HANOVER, Pa. (AP) — From Hanover to the Philippines, Jess Socrates has devoted his life to helping others.
Socrates, who was born and raised in the Philippines, has worked as a pathologist at Hanover Hospital for 34 years. When he is not in the hospital's laboratory, he is often raising money to build wells, perform surgeries and help victims of natural disasters in the Philippines.
"I refer to myself as a professional beggar," he said with a smile.
Socrates first became interested in volunteer work as a member of the Phi Kappa Mu medical fraternity at the University of the Philippines. Through this organization, Socrates volunteered to help the needy and developed bonds within the fraternity that would help him lead his own volunteer initiatives later in life.
In 1976, he immigrated to the United States to complete his four-year pathology residency at York Hospital. From there, he came to Hanover Hospital, where he has worked ever since.
"Dr. and Mrs. (Luz Villareal) Socrates are a shining example that it is more blessed to give than to receive," said James Wissler, president and CEO of Hanover Hospital. "They are generous with their time, talent and treasure for those less fortunate in the Philippines and other parts of the world."
While Socrates advanced his career in the United States, he never forgot his fraternity brothers in the Philippines. With the advent of the Internet, he was able to reconnect with them and eventually help establish Phi Kappa Mu International, Inc., a nonprofit organization through which they could channel funds for their volunteer work.
Socrates has filled a number of roles on the organization's board over the past decade, from president to board member. Currently, he serves as treasurer. No matter in what capacity he serves, however, he said his focus is always the same: helping people in the Philippines.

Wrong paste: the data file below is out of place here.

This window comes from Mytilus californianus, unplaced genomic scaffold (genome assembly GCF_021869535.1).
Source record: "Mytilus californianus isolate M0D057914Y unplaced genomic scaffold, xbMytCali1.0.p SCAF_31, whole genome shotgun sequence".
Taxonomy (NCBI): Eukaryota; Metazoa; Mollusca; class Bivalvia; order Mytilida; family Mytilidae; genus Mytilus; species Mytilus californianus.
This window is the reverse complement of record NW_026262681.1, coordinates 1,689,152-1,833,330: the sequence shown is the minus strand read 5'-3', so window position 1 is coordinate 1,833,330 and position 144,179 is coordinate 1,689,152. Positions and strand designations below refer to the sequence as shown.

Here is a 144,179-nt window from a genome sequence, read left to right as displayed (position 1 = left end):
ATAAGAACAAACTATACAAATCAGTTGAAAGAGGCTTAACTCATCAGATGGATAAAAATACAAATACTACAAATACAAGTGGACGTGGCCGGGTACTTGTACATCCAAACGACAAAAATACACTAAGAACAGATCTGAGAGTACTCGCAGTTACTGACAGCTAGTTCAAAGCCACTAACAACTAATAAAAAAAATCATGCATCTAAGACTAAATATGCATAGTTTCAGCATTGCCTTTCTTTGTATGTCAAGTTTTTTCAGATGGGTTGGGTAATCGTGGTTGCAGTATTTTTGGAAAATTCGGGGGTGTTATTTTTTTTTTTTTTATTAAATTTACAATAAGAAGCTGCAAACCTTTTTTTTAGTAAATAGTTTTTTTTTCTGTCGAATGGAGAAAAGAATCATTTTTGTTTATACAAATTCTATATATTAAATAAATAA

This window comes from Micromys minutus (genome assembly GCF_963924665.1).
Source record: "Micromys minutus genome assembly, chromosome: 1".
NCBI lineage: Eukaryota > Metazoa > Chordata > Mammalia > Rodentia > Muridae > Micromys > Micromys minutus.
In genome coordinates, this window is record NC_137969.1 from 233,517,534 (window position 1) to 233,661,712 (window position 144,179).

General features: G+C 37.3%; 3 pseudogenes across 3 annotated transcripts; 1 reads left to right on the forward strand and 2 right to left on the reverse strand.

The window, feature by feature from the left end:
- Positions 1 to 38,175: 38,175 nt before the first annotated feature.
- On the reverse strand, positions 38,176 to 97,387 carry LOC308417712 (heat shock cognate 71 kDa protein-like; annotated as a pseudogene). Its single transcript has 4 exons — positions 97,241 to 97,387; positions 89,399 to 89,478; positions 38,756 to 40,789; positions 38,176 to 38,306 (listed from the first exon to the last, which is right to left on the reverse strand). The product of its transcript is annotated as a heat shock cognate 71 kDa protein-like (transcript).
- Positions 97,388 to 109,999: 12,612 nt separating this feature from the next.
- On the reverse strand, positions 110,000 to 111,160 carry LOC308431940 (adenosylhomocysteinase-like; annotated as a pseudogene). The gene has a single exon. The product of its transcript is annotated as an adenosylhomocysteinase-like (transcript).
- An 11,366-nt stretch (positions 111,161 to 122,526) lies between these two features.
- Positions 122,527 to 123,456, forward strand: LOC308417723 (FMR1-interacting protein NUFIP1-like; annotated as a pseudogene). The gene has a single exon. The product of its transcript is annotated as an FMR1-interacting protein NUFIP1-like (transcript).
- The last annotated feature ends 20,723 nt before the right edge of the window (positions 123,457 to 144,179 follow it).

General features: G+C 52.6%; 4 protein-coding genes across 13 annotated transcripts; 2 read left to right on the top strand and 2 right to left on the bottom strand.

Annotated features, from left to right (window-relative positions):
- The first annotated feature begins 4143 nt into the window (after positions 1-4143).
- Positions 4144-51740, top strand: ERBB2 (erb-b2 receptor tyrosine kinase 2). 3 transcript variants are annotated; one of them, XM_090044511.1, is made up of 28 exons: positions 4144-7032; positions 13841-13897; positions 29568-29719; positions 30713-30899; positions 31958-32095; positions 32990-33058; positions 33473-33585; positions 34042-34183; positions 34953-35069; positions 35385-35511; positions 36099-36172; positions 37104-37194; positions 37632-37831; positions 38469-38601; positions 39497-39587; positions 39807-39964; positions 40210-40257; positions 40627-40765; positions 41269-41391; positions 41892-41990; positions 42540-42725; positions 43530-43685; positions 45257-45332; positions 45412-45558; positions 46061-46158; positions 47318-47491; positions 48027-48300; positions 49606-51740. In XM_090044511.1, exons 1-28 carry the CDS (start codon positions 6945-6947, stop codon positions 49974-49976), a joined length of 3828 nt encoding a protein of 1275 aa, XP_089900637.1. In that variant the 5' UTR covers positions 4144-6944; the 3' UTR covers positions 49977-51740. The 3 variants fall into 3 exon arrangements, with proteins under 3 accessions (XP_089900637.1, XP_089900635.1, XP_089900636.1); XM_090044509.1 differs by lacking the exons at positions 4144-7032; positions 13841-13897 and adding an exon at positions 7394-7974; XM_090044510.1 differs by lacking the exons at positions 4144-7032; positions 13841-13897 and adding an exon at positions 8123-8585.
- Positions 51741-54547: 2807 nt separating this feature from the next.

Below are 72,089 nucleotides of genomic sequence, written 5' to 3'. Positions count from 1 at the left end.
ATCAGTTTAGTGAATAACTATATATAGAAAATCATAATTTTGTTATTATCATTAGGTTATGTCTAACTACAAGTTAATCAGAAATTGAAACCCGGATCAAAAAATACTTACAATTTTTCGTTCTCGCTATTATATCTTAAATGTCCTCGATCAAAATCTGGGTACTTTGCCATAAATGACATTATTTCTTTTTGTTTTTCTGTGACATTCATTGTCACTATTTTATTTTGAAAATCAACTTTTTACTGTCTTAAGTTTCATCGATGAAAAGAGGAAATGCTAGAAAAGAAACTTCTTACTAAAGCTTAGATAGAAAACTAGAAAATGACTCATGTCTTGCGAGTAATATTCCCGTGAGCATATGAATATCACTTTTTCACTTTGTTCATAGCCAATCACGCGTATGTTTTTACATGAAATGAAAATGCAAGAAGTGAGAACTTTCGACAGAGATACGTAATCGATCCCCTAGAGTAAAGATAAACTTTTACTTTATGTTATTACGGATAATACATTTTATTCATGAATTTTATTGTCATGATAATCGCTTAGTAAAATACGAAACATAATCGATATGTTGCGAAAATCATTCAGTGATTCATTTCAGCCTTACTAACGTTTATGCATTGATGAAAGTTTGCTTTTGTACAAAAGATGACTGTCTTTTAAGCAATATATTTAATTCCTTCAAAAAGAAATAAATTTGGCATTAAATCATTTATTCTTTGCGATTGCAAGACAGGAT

Through Phi Kappa Mu's Operating Room Assistance Program, Socrates has helped raise money and coordinate resources to perform surgeries for children in the Philippines. These surgeries range from correction of heart defects to cleft palate repairs.
"The most exciting part for me is repairing congenital heart defects," he said, noting the fraternity partners with a pediatric cardiologist in the Philippines. "When you do that, you really change the life of that child because instead of the child getting into cardiac failure, having repeated respiratory infections, not going to school because of getting sick and, really, dying early, they live a normal life."
Socrates also helps the fraternity with a number of other projects, ranging from coordinating wheelchair donations to building homes for victims of Typhoon Haiyan, a powerful tropical cyclone that devastated portions of the Philippines in November.
With each project, the money raised goes directly to helping people in need, Socrates said. The organization has no paid staff or overhead costs.
In addition to his work with the fraternity, Socrates also volunteers time to the Foundation for Aid to the Philippines, where he helps find livelihood opportunities for people in need. He also works with the Hanover Rotary Club, through which he procured grants to build wells in six Filipino communities.
Despite the time Socrates donates to these causes, he said many other people are also to thank for the lives these organizations have touched throughout the Philippines.
"It's not just me," he said. "I cannot claim credit for any of the things that we do."
Information from: The Evening Sun, http://www.eveningsun.com